Best of last week’s comments; consumer procurement offers, lotteries and political hypocrisy

We get great comments on a regular basis, so here's a selection of some of the best from last week.  Please do comment - it makes things so much more interesting!  I want to feature comments more prominently, still thinking exactly how to do that, but will certainly have a regular feature like this as a start.

We raised some doubts about the long term viability of ‘Groupon’ type consumer offer based websites. After publishing our post, we read that Social Living, a Groupon competitor, is valued at Billion. So maybe Adam’s comment is relevant:

Being a regular user of these sites I think they are here to stay. As an example, my other half regularly snaps up the offers on discounts at West End hair salons. From the suppliers point of view, if they can convert some of these customers into regulars it is definitely worth their while. Conversely and as long as you don’t mind getting your hair cut in a different place every time, as a consumer you can jump from offer to offer getting a great value deal.
Most popular offers like the afternoon tea you mention, will have their validity period extended by a month or two to accommodate demand. And from our experience of asking the “is this worth your while?” to the supplier, while it is not something that is sustainable all the time, offering say 4 deals a year is something that works for them.

Reverberations continued around the Prime Minister calling public procurement staff “enemies of enterprise” for not supporting small, dynamic, innovative companies who are incapable of actually doing is contractually needed. This comment from Andy Davies exposes the political hypocrisy which is all too common.

In London, the last Mayor set up Supply London, an organisation designed to help SMEs in London win public contracts. It worked both ways – advising public authorities how to make tender processes more accessible and open to SMEs, while they in turn were coached on how to compile and submit better tenders. In successive projects, buying temporary agency staff, legal services and estates maintenance for London’s universities, colleges and other cultural establishments, SMEs punched well above their weight as a result of this intervention. Supply London met all of its targets, but the present Mayor has cut its funding and Supply London closes next week. And yet it’s us who are the ‘enemies of enterprise’, apparently.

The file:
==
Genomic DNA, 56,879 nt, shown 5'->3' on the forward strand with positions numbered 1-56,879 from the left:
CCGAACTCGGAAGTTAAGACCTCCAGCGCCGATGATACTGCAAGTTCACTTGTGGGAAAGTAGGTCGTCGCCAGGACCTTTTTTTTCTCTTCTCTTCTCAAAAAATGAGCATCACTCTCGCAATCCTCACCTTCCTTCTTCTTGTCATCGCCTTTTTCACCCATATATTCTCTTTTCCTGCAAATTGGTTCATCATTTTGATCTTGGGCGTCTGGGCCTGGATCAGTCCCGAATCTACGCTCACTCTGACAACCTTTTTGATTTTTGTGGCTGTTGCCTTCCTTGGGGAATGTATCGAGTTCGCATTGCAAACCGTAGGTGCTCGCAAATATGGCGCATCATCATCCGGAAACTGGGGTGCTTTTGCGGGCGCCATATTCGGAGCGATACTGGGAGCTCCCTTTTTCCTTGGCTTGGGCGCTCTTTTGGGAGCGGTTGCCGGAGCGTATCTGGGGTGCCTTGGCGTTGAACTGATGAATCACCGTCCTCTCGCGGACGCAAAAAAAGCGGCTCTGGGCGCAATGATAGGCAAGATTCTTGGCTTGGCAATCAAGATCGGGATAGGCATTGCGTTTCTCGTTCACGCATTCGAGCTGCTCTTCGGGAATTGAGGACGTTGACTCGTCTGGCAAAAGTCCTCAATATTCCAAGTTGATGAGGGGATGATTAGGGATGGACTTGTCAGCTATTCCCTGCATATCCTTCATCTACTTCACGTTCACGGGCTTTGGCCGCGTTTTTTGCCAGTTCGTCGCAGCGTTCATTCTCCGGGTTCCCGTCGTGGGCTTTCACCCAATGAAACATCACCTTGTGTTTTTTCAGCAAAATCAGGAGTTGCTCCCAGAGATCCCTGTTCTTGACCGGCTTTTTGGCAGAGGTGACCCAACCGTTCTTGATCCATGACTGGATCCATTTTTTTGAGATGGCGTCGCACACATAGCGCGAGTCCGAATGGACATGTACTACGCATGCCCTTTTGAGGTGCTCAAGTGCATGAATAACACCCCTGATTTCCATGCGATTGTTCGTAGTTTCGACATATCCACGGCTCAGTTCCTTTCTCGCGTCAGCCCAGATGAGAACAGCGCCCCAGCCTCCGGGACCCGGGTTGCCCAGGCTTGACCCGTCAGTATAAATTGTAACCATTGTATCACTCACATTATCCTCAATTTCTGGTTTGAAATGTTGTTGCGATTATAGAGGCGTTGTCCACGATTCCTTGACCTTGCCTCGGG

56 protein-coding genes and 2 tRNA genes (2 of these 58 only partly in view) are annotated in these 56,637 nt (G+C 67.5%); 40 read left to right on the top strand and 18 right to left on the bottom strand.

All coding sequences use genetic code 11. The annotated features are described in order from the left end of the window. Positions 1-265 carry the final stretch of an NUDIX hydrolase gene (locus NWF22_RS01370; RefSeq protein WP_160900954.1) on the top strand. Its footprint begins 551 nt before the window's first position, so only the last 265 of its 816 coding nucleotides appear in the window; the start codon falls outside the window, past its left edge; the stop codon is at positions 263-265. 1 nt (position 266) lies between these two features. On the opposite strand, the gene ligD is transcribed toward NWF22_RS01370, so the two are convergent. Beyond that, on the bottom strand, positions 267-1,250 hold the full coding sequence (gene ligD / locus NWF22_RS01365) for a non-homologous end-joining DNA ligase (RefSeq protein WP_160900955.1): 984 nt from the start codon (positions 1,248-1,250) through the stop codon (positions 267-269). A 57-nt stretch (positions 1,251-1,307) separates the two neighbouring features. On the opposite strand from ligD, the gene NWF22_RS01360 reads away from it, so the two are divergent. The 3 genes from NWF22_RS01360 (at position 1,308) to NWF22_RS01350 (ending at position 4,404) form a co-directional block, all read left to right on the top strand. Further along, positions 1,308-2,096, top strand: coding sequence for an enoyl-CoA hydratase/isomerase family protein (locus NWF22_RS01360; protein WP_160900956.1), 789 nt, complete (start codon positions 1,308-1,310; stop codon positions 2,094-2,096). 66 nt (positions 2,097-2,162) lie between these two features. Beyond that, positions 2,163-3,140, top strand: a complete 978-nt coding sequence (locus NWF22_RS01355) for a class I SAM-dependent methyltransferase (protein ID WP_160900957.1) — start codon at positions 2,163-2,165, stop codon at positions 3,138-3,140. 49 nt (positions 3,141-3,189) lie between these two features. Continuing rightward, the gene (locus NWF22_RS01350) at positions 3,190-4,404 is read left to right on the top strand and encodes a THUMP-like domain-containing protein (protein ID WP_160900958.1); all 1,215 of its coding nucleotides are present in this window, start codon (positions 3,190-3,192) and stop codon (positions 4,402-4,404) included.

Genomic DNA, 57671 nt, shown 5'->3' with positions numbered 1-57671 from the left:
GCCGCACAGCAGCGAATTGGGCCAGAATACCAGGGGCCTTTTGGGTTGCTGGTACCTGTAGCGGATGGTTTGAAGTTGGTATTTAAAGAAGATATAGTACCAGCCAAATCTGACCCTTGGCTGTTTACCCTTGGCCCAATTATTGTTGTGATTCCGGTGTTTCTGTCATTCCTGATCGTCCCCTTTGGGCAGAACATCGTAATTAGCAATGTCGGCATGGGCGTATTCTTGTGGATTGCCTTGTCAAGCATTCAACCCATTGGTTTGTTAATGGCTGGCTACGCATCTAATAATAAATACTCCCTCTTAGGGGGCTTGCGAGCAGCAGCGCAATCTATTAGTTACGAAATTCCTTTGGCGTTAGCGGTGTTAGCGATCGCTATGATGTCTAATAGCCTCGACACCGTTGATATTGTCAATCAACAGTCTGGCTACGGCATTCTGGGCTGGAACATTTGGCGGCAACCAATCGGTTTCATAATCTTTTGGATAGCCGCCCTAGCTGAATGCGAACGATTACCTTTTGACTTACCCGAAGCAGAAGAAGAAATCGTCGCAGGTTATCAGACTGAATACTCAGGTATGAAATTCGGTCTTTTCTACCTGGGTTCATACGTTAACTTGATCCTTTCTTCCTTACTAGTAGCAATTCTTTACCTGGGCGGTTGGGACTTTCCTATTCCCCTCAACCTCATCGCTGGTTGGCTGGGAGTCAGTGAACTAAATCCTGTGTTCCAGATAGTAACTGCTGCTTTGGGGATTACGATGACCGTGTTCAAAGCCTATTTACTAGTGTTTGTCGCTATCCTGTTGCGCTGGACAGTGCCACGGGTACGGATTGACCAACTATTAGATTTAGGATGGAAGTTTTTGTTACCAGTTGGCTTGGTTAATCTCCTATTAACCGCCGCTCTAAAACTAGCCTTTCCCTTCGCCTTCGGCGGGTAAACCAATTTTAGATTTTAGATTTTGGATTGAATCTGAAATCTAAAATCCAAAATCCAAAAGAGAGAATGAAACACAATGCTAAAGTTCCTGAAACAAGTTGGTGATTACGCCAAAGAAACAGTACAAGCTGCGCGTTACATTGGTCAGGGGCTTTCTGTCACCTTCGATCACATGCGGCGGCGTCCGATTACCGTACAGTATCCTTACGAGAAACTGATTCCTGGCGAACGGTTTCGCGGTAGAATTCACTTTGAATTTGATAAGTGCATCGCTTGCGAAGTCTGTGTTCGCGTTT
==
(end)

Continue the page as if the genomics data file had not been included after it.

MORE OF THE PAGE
Readers also commented on whether CIPS was taking a storng enough line in refuting the POM's comments. Roy Ayliffe, who as many will know has past CIPS connections, said this.

As the professional body whose role is to represent the profession, CIPS needs to vigorously engage in this issue. CIPS should use its place on the Cabinet Office’s procurement panel to correct the Prime Minister’s perception and public statements. Also CIPS members should be made aware of CIPS approach and actions on this issue.

And finally, on a lighter note, Rob followed up on our post regarding the prospect of ‘lotteries and ballots’ becoming a regular feature of public sector procurement.

As one of the cornerstones to a major transformation programme, I’ve just presented a business case to my CEO and Group FD which incorporates a ‘break-through’ development in procurement and supply chain. Essentially, it outlines the requirement to discontinue with the e-sourcing module within the company-wide ERP system, and replace it with a tombola. Imagine this. You invite as many suppliers as possible, from the market in which you want to source your requirement, to the procurement launch event. Instead of delivering to them a best practice ‘market engagement’ presentation, you present each of them with a number, and if their number comes up, they can bid. As you might expect, you wouldn’t want to the Head of Procurement to duck any of their leadership responsibilities, so they’ll be on the stage, cranking the handle, and calling the numbers. Imagine the savings on software upgrades!
After a number of events, understandably, the Head of Procurement may suffer from RSI, but they could always outsource this key process to McKinsey.

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First Voice

  1. Peter Couch:

    I check more often then I check groupon now.

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